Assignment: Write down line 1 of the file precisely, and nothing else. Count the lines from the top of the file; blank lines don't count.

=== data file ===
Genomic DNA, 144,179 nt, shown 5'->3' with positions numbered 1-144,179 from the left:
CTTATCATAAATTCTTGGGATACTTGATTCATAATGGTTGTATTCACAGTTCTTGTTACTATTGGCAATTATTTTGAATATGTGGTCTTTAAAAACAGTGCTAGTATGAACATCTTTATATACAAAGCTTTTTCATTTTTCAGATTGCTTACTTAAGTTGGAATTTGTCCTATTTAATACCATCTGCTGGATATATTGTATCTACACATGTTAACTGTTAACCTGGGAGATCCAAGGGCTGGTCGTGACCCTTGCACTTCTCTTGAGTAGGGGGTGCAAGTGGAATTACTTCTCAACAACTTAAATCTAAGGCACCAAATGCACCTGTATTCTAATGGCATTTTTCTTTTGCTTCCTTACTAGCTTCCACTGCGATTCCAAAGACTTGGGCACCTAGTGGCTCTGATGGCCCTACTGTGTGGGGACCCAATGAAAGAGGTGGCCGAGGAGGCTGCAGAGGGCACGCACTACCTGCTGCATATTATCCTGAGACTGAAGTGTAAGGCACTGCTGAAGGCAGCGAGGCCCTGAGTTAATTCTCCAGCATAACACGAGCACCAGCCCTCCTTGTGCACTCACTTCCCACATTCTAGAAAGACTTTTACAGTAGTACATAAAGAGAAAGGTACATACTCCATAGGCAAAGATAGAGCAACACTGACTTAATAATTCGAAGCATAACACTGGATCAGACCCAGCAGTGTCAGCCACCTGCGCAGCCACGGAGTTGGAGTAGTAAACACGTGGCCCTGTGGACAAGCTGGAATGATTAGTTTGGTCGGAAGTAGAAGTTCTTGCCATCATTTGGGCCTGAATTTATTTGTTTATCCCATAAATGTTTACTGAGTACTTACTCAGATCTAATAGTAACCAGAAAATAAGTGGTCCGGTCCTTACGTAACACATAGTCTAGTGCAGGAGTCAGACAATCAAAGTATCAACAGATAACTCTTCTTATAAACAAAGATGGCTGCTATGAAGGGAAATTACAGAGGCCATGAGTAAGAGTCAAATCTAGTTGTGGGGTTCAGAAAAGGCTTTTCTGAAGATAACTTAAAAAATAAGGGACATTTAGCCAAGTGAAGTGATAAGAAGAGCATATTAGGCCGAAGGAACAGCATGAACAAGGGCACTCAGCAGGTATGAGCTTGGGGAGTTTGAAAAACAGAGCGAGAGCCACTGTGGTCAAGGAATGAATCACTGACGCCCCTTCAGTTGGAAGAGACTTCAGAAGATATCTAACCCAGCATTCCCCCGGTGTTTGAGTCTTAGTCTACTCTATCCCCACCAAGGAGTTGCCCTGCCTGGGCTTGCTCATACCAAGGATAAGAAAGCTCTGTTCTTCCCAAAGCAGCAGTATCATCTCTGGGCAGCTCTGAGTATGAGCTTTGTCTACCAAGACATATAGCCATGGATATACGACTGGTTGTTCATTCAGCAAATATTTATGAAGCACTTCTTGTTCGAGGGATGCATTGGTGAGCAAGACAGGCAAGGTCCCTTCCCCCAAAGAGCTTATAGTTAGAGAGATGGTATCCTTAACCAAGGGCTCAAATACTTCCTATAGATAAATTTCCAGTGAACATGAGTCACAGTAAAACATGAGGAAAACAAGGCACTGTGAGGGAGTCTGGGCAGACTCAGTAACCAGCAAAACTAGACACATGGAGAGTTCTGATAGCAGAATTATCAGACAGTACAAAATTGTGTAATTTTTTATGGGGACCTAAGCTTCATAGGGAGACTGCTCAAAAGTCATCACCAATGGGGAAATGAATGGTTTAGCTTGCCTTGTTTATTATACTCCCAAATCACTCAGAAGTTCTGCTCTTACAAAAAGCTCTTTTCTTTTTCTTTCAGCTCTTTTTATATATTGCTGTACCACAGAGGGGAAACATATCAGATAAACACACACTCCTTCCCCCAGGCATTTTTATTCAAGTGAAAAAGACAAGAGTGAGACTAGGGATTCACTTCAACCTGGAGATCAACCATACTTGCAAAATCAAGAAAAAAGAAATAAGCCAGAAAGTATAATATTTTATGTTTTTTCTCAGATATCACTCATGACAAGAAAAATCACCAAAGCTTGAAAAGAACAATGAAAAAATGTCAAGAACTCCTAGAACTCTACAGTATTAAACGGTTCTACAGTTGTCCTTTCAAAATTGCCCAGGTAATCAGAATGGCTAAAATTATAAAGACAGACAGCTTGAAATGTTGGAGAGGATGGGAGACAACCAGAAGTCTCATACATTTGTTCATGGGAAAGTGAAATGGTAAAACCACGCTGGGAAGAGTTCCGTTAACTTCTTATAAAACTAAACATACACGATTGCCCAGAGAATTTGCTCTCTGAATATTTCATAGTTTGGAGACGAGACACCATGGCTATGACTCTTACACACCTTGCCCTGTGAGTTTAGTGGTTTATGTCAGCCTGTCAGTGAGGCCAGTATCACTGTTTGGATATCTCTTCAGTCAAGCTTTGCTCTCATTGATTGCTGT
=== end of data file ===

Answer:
Genomic DNA, 144,179 nt, shown 5'->3' with positions numbered 1-144,179 from the left: